Los Angeles Central Library

The Los Angeles Central Library is the largest public library in the west of the United States. Built in 1926 by Bertram Goodhue, it takes design cues from ancient ziggurat structure, with geometric and symbolic motifs throughout the building. On top of the library is a distinctive, tiled pyramid with a golden hand holding a torch, while the interior features works in various mediums by a range of artists, including the main lobby’s intricately painted ceiling by Renee Petropoulos.

New York Public Library

The Stephen A Schwarzman Building serves as the main branch of the New York Public Library, a beaux-arts landmark building next to Bryant Park on Fifth Avenue and 42nd street in Manhattan. Construction began in 1902 after architecture firm Carrère & Hastings won the library’s design competition. It cost a cool $9m to complete, and opened in 1911 to between 30,000 and 50,000 visitors. The building houses a comprehensive collection of historical items, from medieval manuscripts and ancient Japanese scrolls to baseball cards and comic books.

The Morgan Library and Museum

Financier JP Morgan possessed boasted a comprehensive collection of art – from rare books and prints to ancient artefacts. In 1924, his son, JP Morgan Jr, donated his father’s library to the public and the Morgan Library & Museum was born. Located on Madison Avenue and 36th street in Manhattan, this extraordinary structure was built between 1902 and 1906 by Charles Follen McKim, and it occupies half the city block. Since 1924, several additions have been added to house a growing collection, including an annex in 1928, a brownstone in 1988 and an outdoor garden in 1991. Led by Renzo Piano, in 2006 the building underwent its most extensive renovation yet to improve visitor accessibility as well as gallery and archival space.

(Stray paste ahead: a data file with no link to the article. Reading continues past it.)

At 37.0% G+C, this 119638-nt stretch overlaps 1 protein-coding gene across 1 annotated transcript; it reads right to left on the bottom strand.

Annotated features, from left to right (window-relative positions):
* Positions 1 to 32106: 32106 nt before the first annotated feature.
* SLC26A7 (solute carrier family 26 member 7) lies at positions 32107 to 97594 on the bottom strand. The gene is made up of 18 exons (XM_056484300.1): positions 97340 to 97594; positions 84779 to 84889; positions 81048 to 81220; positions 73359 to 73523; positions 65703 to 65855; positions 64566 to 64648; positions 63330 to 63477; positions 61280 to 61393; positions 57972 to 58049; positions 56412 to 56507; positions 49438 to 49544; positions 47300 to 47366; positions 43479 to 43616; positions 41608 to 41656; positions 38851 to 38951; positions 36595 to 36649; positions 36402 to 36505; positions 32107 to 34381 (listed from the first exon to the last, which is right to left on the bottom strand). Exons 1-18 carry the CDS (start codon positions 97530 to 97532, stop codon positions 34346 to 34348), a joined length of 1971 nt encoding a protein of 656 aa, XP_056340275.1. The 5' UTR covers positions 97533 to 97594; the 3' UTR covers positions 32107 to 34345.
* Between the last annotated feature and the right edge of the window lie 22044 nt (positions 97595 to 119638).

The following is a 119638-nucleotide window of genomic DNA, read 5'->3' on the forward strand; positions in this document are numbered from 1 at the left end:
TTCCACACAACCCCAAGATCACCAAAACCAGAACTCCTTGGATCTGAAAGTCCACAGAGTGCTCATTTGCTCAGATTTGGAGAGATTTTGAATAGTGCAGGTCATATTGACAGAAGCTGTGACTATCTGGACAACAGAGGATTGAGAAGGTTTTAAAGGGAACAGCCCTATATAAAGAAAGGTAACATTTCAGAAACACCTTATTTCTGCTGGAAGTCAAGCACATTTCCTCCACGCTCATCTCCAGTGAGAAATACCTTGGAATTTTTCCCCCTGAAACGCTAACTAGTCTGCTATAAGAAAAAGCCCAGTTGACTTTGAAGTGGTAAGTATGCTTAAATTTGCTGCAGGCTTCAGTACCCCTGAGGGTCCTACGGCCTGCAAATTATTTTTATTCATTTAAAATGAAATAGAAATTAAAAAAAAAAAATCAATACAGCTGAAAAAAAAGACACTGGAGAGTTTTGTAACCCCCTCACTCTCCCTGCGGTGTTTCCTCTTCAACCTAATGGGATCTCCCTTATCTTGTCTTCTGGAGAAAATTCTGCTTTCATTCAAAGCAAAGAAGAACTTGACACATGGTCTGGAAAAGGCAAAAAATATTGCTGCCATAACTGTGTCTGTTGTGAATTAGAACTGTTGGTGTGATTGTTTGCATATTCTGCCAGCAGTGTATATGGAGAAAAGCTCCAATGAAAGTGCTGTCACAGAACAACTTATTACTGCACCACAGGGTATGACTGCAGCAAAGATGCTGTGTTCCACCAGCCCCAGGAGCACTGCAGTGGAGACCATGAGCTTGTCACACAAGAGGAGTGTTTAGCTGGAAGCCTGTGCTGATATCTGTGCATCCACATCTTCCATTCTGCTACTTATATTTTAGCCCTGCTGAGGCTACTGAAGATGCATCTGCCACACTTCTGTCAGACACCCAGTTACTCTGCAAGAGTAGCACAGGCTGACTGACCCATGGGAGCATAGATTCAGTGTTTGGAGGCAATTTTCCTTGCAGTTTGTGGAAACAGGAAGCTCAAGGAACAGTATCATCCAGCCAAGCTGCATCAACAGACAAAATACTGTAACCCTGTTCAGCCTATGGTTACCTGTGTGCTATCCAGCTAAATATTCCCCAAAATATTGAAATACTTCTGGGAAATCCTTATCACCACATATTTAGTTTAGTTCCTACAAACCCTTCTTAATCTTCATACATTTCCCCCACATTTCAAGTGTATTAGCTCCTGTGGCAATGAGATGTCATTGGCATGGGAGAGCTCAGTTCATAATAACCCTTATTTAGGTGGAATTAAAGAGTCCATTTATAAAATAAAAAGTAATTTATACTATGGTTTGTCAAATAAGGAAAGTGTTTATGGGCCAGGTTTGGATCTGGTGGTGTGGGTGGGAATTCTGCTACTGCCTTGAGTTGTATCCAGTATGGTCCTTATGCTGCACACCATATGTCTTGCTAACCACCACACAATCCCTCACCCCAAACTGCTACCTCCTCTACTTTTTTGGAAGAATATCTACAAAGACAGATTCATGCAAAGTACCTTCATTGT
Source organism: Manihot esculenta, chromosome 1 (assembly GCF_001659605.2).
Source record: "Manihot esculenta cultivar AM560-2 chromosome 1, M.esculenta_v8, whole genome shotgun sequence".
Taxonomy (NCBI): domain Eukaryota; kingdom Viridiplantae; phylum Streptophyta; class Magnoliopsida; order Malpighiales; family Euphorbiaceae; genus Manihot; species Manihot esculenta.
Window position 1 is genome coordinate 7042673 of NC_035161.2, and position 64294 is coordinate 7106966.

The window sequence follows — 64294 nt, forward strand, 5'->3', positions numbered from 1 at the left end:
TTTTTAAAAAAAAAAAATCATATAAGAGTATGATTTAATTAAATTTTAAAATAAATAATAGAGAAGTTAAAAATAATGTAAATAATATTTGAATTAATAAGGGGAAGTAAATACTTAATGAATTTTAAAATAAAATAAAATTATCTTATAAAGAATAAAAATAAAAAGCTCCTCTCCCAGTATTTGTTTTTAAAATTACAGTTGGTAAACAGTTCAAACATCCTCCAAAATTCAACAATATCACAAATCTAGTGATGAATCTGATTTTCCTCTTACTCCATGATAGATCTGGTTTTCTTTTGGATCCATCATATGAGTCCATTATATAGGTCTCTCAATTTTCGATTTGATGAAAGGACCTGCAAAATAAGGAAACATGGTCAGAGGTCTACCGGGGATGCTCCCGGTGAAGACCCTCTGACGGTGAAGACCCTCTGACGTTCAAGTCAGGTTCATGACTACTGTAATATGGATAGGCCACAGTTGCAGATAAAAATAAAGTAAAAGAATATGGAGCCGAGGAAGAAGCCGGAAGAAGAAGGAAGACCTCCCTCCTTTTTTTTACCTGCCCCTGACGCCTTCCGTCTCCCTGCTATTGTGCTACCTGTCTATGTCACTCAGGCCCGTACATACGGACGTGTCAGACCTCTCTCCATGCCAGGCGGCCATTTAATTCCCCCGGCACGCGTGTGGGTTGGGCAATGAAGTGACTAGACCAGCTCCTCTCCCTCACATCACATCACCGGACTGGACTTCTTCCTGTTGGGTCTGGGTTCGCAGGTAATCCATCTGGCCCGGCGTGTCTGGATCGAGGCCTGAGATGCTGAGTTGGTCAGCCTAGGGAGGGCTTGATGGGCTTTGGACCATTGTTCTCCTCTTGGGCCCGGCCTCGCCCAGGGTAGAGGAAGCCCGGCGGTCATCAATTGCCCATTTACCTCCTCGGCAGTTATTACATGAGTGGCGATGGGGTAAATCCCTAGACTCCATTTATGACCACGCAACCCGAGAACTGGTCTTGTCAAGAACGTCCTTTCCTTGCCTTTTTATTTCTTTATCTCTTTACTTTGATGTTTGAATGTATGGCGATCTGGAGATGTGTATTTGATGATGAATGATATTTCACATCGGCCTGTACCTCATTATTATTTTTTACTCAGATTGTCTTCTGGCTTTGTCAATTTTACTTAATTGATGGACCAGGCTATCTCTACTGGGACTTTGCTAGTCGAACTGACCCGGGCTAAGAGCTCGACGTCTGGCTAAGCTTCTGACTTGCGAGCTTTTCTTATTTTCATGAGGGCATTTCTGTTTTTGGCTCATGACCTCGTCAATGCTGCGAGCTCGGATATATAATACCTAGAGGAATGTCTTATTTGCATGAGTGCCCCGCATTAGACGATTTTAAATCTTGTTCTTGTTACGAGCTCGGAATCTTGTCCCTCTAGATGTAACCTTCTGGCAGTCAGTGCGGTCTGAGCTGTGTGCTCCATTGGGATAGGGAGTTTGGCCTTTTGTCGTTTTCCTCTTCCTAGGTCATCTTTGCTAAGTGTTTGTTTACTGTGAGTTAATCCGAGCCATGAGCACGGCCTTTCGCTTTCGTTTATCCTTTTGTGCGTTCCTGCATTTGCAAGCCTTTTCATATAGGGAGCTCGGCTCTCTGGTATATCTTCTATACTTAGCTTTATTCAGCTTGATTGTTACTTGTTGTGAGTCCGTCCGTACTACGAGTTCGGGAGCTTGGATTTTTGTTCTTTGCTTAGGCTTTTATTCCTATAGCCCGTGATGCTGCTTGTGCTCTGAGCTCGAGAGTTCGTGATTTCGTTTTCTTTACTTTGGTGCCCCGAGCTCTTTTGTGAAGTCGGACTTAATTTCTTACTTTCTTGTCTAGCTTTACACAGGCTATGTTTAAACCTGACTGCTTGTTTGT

Seattle Public Library

In 1998, Seattle voted to improve all 22 branches of the Seattle Public Library. The location of the central library stayed the same, but was completely redeveloped by architect visionaries Rem Koolhaas and Joshua Prince-Ramus. Following the principle that form follows function, they created an accessible design that celebrates literature. Working closely with the public as well as the library board and staff, Koolhaas and Prince-Ramus revamped the entire library building, adding space and improving function. These days, the library houses over 1m items with an improved digital archive and more than 400 computers.

The Geisel Library

The University of California San Diego’s Geisel Library is a brilliant brutalist build designed by William L Pereira & Associates. This striking building primarily features concrete and glass, and looks right at home on the university’s modernist campus. From from 110ft (33.5m) at the tower’s apex, students can enjoy outstanding panoramic views of the campus.